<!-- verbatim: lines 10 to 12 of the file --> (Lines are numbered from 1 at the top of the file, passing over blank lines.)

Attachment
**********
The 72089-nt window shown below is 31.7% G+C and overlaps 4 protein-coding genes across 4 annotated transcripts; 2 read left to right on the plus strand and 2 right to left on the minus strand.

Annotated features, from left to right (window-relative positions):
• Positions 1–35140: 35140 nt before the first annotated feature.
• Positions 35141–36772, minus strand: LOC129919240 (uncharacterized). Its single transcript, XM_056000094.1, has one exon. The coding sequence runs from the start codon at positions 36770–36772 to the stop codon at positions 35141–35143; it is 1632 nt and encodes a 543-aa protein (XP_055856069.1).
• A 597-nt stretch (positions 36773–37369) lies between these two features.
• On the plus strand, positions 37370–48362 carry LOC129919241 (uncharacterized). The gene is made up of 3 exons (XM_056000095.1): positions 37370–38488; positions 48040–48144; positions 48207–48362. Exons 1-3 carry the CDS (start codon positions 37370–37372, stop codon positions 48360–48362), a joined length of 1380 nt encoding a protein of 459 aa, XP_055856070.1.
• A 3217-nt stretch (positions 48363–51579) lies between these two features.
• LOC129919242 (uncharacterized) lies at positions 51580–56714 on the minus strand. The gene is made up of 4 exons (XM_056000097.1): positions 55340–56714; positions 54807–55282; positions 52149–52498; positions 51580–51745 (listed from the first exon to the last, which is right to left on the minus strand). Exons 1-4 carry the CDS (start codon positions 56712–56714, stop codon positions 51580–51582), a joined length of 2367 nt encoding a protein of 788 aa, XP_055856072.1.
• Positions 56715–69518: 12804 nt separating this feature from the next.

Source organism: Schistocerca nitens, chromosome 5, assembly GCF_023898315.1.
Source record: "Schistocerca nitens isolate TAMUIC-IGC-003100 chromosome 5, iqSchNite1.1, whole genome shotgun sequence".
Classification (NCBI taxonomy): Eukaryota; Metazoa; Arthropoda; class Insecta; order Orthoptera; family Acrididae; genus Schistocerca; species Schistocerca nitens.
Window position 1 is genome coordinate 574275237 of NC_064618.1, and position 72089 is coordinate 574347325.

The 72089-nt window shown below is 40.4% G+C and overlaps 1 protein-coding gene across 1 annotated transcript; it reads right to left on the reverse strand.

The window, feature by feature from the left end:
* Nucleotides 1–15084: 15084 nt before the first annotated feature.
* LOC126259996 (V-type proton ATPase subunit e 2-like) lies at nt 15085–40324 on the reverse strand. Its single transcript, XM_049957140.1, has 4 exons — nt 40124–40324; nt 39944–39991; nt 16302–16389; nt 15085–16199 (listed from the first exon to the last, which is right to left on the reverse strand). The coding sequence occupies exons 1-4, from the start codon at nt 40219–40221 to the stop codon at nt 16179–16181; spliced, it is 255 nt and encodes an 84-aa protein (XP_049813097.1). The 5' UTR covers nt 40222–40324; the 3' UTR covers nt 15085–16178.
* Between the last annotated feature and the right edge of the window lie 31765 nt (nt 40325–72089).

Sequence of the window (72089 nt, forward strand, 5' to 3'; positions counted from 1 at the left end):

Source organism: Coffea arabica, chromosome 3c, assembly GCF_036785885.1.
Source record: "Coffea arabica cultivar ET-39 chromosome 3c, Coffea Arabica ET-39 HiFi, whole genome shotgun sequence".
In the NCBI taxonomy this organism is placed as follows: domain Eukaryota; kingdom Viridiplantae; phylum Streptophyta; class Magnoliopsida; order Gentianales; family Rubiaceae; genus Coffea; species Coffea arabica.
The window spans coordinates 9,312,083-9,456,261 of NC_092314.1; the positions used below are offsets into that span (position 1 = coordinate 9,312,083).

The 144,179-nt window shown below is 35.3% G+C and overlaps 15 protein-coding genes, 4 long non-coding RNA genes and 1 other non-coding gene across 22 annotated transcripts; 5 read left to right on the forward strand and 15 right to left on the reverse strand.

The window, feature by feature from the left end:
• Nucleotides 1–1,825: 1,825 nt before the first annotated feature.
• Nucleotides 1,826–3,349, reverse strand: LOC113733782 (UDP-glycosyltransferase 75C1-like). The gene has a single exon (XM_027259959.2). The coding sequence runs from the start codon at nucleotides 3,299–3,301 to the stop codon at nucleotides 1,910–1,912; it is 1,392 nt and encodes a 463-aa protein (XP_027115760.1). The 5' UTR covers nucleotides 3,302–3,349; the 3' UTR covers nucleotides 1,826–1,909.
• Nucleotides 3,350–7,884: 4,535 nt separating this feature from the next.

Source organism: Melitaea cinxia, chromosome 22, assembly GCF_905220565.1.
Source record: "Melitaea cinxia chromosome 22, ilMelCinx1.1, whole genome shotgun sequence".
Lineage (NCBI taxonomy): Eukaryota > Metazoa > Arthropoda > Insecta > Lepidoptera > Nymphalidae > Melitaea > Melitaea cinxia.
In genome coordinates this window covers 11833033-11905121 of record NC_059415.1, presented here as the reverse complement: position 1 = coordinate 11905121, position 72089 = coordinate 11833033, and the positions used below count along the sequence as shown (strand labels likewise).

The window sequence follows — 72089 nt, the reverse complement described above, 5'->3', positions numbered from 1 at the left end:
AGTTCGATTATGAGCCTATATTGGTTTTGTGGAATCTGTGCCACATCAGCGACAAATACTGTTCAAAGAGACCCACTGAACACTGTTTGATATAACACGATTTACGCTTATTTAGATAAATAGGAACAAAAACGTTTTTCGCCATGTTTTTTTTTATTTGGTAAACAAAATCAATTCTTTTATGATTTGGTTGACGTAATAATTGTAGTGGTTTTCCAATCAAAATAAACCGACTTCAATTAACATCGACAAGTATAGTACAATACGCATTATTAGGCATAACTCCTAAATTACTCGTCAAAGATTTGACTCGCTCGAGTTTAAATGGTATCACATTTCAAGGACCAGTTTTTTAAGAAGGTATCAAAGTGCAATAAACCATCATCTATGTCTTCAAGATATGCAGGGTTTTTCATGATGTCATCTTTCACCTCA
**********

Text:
Source organism: Schistocerca nitens, chromosome 5, assembly GCF_023898315.1.
Source record: "Schistocerca nitens isolate TAMUIC-IGC-003100 chromosome 5, iqSchNite1.1, whole genome shotgun sequence".
Classification (NCBI taxonomy): Eukaryota; Metazoa; Arthropoda; class Insecta; order Orthoptera; family Acrididae; genus Schistocerca; species Schistocerca nitens.